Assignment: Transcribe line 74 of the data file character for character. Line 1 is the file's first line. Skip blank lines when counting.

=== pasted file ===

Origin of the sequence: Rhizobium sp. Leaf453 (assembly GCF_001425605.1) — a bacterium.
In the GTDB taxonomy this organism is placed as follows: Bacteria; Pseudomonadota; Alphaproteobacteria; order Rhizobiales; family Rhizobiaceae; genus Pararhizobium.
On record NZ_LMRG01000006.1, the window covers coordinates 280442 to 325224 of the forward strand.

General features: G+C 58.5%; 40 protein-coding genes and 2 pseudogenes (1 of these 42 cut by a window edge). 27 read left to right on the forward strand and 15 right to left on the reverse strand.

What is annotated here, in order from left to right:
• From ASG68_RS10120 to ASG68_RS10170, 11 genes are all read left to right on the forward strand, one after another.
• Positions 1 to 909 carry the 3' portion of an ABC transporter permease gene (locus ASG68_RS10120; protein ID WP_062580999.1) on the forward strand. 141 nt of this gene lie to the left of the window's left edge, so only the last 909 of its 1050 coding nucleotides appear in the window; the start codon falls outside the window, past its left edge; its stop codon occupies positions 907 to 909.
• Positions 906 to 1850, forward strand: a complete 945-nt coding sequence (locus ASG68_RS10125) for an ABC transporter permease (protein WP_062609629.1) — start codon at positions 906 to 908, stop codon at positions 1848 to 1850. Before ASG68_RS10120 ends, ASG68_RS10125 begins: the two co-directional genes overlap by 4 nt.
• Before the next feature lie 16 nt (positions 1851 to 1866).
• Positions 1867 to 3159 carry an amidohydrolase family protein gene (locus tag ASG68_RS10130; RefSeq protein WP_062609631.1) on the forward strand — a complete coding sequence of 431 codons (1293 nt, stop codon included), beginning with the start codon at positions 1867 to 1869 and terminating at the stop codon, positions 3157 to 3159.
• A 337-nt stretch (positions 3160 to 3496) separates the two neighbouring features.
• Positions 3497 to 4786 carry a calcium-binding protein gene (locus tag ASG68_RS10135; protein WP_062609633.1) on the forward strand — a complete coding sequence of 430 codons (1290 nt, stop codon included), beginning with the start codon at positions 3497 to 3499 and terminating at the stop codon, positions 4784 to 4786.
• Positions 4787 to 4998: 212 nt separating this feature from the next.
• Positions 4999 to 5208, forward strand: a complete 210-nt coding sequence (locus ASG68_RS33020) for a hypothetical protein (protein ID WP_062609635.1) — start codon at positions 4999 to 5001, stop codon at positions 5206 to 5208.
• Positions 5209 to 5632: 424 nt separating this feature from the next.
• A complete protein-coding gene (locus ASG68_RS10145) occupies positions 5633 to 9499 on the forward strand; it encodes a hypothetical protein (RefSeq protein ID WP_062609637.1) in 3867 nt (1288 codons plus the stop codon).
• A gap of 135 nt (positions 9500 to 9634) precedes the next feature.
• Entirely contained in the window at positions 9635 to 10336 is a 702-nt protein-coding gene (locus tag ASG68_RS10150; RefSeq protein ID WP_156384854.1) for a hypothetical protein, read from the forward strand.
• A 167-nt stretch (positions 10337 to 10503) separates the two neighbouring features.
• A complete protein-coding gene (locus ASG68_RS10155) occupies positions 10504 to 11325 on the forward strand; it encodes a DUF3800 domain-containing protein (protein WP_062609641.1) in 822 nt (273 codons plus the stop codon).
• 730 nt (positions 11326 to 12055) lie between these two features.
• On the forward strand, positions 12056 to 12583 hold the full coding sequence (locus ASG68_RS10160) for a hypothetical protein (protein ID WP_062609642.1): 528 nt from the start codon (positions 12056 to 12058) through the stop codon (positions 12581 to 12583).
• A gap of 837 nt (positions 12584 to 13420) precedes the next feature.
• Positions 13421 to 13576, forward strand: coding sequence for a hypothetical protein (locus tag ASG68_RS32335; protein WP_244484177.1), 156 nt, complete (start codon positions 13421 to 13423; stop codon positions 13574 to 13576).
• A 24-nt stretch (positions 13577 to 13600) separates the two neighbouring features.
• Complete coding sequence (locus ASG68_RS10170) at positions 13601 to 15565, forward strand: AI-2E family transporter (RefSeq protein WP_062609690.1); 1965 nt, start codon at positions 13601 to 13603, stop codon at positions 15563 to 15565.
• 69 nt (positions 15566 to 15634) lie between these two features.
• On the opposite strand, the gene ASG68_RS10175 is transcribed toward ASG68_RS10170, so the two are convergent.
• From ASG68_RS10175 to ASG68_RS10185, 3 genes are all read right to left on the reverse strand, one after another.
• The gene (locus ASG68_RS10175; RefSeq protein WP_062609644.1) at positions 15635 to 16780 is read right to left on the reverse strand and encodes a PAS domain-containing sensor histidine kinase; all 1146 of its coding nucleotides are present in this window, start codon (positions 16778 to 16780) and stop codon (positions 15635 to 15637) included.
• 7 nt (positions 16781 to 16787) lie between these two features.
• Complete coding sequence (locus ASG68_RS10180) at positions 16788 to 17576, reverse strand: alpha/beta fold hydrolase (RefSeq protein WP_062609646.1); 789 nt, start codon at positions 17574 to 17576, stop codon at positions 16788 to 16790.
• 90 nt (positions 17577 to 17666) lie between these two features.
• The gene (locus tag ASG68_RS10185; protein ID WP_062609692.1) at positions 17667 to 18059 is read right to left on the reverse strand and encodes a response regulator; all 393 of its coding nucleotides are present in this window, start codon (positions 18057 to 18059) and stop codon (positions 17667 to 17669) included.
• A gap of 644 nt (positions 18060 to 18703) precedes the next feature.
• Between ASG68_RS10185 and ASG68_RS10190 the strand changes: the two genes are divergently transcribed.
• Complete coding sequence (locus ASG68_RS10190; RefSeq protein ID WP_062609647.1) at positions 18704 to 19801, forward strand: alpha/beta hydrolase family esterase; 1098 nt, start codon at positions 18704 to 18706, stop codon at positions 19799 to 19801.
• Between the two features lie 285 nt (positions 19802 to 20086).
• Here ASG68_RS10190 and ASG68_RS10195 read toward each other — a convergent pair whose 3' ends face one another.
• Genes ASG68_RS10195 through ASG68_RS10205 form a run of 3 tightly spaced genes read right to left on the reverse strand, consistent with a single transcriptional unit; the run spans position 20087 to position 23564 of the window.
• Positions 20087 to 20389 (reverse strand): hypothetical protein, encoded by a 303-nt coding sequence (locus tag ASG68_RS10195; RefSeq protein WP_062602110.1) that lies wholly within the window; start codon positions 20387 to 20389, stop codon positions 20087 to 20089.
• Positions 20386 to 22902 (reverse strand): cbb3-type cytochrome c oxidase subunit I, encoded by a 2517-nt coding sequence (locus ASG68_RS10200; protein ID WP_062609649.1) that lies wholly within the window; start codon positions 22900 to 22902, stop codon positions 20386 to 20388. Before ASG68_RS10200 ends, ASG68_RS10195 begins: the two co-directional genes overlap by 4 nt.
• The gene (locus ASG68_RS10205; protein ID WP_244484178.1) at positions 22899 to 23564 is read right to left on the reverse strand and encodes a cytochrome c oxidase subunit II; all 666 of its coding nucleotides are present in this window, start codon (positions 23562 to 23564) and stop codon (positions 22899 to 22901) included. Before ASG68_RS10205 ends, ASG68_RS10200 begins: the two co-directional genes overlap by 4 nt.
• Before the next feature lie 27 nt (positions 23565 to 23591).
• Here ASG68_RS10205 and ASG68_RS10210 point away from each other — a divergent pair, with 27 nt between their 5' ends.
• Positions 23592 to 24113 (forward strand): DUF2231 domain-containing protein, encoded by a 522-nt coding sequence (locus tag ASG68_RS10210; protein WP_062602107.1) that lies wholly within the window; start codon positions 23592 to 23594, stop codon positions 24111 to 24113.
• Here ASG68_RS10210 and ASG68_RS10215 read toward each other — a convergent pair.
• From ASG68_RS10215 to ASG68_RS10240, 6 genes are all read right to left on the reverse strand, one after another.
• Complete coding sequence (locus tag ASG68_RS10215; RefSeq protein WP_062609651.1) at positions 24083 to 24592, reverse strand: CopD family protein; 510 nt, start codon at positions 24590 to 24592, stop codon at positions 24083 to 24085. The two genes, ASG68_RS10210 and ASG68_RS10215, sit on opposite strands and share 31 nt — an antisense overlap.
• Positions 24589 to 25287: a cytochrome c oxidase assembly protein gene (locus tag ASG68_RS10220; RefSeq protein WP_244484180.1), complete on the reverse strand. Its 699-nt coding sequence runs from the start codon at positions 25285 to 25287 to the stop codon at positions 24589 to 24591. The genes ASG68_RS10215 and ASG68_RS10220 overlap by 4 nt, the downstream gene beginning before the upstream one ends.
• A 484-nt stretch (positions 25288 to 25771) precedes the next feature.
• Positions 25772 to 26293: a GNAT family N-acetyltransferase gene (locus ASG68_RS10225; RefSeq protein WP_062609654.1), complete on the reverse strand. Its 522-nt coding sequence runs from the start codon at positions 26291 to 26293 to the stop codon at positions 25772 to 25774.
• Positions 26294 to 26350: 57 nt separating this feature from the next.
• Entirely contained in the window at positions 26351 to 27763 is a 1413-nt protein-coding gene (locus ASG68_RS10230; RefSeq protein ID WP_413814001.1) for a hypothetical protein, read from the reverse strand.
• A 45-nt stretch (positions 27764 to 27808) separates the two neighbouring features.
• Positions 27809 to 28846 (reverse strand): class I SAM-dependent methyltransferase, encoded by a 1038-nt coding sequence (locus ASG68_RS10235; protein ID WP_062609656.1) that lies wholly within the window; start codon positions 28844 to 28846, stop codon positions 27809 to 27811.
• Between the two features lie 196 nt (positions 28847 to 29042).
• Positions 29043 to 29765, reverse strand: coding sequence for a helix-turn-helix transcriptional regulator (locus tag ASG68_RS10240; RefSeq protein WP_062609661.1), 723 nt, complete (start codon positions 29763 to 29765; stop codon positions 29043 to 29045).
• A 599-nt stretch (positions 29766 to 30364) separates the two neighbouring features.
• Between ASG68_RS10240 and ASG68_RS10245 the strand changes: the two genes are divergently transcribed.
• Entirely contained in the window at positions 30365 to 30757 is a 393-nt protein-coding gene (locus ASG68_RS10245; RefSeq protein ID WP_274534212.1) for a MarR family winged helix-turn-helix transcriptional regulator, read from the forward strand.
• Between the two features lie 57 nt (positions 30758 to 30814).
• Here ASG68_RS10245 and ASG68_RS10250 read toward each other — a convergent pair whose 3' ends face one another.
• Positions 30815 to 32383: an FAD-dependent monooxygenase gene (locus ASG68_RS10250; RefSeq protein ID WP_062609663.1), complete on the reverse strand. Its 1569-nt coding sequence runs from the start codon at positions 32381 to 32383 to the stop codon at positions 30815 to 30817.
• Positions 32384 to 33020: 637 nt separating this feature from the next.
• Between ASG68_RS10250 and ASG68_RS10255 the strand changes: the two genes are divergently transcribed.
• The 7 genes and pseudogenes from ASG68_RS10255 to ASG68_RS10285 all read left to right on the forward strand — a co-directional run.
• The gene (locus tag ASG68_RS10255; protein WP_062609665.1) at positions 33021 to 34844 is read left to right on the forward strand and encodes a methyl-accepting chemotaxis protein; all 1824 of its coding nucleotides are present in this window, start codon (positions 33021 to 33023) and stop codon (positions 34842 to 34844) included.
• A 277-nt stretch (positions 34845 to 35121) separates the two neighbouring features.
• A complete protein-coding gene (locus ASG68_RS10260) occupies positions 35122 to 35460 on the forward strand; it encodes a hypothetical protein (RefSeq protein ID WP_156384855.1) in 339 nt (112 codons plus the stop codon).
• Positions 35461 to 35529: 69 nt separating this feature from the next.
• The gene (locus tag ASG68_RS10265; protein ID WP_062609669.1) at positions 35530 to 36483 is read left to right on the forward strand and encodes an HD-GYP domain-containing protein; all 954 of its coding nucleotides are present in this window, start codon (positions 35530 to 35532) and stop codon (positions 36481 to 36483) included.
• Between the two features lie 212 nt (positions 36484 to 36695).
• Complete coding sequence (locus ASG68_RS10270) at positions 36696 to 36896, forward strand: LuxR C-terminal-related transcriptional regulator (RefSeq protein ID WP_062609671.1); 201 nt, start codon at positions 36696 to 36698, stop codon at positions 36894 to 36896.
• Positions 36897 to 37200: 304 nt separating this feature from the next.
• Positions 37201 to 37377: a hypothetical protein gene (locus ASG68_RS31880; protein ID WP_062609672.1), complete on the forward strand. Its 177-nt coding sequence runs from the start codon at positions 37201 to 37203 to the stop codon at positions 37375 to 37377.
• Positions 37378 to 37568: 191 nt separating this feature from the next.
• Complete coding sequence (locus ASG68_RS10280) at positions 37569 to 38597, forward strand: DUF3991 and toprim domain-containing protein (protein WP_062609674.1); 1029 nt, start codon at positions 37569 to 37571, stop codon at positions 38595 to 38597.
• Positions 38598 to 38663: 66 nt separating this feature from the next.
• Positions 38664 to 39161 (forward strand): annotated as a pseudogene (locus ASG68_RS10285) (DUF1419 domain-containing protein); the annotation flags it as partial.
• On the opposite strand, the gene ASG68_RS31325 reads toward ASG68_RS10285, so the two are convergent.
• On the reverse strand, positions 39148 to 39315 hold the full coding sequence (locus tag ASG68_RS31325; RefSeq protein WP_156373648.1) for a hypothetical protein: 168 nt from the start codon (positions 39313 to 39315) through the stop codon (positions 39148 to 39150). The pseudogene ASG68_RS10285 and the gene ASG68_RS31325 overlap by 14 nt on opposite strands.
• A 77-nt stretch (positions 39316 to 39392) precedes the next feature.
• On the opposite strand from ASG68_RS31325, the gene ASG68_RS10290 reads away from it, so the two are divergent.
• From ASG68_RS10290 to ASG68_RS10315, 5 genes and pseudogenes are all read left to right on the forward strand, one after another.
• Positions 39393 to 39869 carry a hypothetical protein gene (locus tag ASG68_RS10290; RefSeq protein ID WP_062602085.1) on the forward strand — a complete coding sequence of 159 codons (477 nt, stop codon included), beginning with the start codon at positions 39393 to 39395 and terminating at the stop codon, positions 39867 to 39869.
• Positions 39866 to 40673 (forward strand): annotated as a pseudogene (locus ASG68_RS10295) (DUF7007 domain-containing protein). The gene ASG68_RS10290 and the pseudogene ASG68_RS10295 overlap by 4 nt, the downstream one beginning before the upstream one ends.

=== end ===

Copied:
• Complete coding sequence (locus ASG68_RS10270) at positions 36696 to 36896, forward strand: LuxR C-terminal-related transcriptional regulator (RefSeq protein ID WP_062609671.1); 201 nt, start codon at positions 36696 to 36698, stop codon at positions 36894 to 36896.